Methodological quality of pharmacogenetic studies: issues of concern

Stat Med. 2008 Dec 30;27(30):6547-69. doi: 10.1002/sim.3420.


Pharmacogenetic studies investigate association between genetic variants(double dagger) and drug efficacy and toxicity. Regardless of the extent of current knowledge regarding the human genome(double dagger) and relatively low genotyping costs, the value of pharmacogenetic studies in improving understanding of variable drug response remains contentious. Failure to replicate initial significant findings in subsequent studies is one reason for this and problems with methodological quality has been cited as contributing to this lack of replication. Here, concerns raised in the literature regarding the methodological quality of genetic association studies in general are discussed with particular consideration given to how applicable they are to the conduct and reporting of pharmacogenetic studies. Some of these issues such as sample size and quality of genotypes(double dagger) have been given significant attention in the literature already whereas others, such as dealing with missing genotypes and assumptions regarding mode of inheritance, have been discussed very little. Issues of quality believed to be uniquely relevant to pharmacogenetic studies are also considered. These discussions close with an assessment of how well the issues are dealt with in pharmacogenetic studies published over recent years and, overall, methodological quality is found to be poor. A checklist is provided of issues to be addressed whenever a future pharmacogenetic study is embarked upon. Referring to this checklist will improve the chances of replication and instil confidence in the integrity of future pharmacogenetic studies. It will also serve as a tool in assessing methodological quality of studies included in a systematic review of pharmacogenetic studies.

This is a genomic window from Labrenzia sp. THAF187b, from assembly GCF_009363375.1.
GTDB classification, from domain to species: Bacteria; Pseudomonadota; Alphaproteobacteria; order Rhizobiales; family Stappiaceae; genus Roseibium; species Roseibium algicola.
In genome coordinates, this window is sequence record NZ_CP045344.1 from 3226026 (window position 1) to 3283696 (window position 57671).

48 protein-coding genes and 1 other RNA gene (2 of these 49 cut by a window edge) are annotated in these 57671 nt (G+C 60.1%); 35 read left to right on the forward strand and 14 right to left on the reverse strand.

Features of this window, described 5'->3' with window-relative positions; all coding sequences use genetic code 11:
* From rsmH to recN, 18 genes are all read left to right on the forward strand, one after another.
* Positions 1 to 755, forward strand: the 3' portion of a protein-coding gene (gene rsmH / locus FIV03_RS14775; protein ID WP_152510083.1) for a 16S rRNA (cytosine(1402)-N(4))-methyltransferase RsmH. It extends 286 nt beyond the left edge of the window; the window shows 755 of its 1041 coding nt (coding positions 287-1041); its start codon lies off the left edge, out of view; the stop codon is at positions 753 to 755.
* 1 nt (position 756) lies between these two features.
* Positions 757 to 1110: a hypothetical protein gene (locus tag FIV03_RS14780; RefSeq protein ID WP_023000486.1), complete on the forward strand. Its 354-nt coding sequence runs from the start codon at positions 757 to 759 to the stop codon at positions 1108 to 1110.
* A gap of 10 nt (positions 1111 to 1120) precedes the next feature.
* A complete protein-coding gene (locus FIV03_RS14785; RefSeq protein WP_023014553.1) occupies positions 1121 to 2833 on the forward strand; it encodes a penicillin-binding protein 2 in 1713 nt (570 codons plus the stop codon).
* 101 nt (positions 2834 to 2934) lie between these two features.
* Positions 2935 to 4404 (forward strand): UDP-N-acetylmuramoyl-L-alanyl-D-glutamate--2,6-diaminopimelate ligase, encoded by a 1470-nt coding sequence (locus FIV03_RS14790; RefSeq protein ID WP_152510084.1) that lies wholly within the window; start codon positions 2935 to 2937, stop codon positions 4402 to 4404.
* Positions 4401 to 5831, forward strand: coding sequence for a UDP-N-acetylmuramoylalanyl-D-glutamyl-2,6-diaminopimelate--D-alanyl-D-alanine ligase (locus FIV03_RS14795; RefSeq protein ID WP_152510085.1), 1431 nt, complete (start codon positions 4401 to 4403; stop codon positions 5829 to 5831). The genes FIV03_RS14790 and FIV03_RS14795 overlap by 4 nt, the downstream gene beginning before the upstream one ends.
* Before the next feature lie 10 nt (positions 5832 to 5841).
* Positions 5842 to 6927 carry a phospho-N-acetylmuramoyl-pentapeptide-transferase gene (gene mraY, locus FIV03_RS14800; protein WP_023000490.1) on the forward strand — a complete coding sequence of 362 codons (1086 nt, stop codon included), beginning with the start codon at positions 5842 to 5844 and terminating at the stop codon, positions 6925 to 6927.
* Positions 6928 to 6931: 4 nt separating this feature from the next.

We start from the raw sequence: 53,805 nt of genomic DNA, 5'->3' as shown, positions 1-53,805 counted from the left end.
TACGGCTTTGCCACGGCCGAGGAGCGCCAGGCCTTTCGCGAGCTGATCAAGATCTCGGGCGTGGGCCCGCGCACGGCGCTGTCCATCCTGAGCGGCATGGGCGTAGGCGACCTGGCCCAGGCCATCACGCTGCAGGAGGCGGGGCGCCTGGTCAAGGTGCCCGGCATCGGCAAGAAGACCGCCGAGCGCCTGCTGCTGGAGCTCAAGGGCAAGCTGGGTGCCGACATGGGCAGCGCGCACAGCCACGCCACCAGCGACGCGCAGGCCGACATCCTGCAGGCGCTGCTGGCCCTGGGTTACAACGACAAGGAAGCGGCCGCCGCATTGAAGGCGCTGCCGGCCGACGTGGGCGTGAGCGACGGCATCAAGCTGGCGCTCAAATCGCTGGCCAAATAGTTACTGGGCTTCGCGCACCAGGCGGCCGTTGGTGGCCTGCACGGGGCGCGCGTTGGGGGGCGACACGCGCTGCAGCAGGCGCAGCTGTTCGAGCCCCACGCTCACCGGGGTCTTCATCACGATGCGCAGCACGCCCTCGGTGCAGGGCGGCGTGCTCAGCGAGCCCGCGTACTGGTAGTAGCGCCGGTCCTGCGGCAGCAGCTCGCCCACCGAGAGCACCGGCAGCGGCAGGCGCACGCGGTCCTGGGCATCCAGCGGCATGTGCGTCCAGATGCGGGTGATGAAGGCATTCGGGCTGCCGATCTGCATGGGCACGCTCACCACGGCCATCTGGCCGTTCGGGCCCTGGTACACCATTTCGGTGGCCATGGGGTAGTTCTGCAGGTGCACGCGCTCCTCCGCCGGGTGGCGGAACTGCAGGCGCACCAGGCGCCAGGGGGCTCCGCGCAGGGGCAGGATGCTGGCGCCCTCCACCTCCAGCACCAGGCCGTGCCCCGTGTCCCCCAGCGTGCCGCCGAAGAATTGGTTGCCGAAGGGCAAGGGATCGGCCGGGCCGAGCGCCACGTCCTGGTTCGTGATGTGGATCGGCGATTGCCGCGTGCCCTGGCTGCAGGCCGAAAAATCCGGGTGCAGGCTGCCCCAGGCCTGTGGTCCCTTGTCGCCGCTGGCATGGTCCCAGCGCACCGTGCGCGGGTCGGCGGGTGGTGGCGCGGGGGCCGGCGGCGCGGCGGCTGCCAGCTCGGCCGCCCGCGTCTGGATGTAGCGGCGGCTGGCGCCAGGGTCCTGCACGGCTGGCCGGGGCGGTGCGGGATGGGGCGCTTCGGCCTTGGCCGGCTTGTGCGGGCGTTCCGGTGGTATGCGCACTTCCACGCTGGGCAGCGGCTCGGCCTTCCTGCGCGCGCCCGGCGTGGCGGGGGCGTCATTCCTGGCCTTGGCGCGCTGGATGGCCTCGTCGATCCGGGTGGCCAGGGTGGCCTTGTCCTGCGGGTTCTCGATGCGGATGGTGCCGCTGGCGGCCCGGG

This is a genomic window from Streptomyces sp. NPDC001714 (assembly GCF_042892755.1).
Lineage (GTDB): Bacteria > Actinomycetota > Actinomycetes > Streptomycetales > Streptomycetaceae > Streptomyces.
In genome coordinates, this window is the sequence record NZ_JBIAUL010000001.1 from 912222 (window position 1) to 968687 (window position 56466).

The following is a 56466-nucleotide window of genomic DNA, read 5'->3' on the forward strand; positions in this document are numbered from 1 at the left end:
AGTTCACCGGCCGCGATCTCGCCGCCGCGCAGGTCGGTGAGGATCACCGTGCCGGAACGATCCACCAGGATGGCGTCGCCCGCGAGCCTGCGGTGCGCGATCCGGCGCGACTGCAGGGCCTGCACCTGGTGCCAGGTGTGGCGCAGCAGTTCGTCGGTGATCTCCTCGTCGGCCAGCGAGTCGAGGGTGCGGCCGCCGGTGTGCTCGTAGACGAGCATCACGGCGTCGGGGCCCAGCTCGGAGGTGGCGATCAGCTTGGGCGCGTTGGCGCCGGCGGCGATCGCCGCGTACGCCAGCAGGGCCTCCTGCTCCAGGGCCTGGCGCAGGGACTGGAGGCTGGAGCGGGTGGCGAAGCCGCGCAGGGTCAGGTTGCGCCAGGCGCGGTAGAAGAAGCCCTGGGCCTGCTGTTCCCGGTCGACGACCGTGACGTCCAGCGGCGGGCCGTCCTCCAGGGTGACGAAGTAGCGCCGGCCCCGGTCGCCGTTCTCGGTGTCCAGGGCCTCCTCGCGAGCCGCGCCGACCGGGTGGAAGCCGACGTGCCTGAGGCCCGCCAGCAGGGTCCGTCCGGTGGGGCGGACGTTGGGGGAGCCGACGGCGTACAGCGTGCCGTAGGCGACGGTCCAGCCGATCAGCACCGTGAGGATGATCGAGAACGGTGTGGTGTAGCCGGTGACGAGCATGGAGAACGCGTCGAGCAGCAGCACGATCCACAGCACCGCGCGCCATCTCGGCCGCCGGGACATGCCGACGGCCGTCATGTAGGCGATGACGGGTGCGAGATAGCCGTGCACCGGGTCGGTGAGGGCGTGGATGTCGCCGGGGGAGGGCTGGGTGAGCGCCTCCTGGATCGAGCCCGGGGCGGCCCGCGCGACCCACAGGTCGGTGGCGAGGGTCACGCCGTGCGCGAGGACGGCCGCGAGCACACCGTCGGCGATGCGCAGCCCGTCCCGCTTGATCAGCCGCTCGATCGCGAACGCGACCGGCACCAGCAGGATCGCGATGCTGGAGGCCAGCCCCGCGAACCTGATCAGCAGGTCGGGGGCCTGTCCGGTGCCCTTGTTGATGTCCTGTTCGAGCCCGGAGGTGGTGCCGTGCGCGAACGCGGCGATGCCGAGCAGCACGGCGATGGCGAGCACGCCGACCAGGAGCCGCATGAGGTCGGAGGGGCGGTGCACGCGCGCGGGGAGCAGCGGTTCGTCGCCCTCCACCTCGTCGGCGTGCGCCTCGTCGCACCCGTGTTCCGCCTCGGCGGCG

MeSH terms

  • Empirical Research
  • Genetic Variation
  • Genome, Human
  • Genotype
  • Humans
  • Models, Statistical
  • Pharmacogenetics*
  • Polymorphism, Single Nucleotide
  • Reproducibility of Results
  • Research Design / standards*
  • Sample Size